Universal Method for Large-Scale Synthesis of Layered Transition Metal Dichalcogenides

Zdeněk Sofer, David Sedmidubský, Jan Luxa, Daniel Bouša, Štěpán Huber, Petr Lazar, Martin Veselý, Martin Pumera

Research output: Contribution to journalArticlepeer-review

22 Citations (Scopus)


The layered transition metal dichalcogenides are currently amongst the most intensively investigated materials. These compounds constitute a broad family of materials, with characteristic layered structures, covering both semiconductors and metallic materials. The great attention arises from the possibility to exfoliate these materials down to single layers with many unique properties, such as thickness dependent band-gap energy, and the possibility of tuning transport properties by phase transitions. The research in the field of transition metal dichalcogenides is also motivated by their high electrocatalytic activity towards several industrially important reactions, such as the hydrogen evolution reaction, as well as many other applications in nano- and optoelectronics. Although these materials are studied intensively, their availability is extremely limited and only disulfides of molybdenum and tungsten are broadly commercially available. Here an optimized procedure for simple direct synthesis of transition metal dichalcogenides using powder metals and elemental chalcogens is reported. The optimized thermal treatment allowed the synthesis scaling of the sulfides, selenides and tellurides of 4th, 5th, 6th, and 7th group of layered-structure dichalcogenides. The synthesized transition metal dichalcogenides were single phase. The phase purity, structure, and morphology were investigated in detail by electron microscopy and EDS, X-ray diffraction, and Raman spectroscopy.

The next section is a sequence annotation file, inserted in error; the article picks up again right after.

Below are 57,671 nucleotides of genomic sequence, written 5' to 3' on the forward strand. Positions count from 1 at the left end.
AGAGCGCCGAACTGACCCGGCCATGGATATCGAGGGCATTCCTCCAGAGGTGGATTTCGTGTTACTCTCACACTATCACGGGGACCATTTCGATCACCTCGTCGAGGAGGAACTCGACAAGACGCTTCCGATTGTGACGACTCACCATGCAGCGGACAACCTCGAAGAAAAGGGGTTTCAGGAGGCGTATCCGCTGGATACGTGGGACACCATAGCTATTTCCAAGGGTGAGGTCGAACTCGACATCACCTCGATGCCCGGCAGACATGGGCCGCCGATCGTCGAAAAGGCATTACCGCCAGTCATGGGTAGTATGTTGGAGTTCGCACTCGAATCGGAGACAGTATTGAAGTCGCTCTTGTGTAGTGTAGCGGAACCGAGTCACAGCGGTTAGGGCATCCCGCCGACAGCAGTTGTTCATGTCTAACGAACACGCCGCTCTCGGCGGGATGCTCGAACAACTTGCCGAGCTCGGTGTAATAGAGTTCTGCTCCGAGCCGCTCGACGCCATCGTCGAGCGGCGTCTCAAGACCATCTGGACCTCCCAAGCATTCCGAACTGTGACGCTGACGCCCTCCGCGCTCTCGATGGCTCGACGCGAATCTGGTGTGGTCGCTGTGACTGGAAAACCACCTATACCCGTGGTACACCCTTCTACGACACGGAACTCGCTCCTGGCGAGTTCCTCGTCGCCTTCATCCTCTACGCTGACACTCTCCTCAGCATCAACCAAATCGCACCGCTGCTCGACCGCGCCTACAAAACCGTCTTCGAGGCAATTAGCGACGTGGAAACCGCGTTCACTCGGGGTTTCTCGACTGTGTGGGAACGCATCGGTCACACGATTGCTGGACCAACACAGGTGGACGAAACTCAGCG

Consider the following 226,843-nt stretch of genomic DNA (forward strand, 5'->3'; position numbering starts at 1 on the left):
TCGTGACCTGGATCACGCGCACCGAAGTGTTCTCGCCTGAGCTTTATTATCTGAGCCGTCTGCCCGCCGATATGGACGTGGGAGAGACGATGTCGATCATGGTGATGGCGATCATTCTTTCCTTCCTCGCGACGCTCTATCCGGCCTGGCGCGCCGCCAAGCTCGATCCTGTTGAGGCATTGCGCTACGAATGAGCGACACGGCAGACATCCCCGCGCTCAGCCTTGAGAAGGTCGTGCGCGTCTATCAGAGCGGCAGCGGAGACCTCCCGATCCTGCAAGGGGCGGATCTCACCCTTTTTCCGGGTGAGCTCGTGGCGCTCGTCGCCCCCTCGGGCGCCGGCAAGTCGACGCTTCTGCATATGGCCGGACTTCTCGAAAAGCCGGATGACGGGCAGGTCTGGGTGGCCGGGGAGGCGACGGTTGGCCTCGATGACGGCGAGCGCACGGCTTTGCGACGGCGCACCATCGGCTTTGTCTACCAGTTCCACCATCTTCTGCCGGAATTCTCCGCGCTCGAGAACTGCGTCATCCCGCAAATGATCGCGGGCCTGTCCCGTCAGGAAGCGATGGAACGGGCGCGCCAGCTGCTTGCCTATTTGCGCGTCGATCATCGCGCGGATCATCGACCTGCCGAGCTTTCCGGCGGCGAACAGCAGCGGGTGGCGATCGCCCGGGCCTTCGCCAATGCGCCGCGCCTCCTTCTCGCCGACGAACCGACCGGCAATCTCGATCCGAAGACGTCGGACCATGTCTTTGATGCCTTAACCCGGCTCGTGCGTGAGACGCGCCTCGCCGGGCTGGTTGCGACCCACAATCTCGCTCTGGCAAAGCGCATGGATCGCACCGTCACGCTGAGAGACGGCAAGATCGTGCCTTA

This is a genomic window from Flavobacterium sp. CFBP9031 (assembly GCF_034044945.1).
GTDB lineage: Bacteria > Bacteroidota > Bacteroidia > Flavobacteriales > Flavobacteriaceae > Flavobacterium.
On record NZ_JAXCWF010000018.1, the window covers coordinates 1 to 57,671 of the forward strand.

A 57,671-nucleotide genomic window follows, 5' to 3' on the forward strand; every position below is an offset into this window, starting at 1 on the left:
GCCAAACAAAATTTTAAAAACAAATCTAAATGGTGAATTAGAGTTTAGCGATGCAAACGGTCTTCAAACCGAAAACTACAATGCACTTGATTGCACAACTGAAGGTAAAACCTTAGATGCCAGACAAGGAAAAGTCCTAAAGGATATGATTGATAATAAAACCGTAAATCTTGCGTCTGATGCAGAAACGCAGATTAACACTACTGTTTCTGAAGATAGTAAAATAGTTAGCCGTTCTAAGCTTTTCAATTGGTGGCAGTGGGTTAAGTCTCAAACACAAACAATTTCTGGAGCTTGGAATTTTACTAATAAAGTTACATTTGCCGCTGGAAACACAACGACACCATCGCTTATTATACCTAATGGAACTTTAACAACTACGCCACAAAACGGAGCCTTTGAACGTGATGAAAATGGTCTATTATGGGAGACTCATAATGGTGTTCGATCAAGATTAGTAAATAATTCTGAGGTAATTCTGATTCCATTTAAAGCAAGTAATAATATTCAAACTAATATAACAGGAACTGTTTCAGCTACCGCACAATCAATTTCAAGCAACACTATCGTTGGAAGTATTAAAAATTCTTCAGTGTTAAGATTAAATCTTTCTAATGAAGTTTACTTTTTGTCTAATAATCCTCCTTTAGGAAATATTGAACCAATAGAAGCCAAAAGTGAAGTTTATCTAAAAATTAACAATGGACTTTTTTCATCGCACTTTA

Original languageEnglish
Pages (from-to)10177-10186
Number of pages10
JournalChemistry - A European Journal
Issue number42
Publication statusPublished - 2017 Jul 26

Bibliographical note

Publisher Copyright:
© 2017 Wiley-VCH Verlag GmbH & Co. KGaA, Weinheim

All Science Journal Classification (ASJC) codes

  • Catalysis
  • Organic Chemistry


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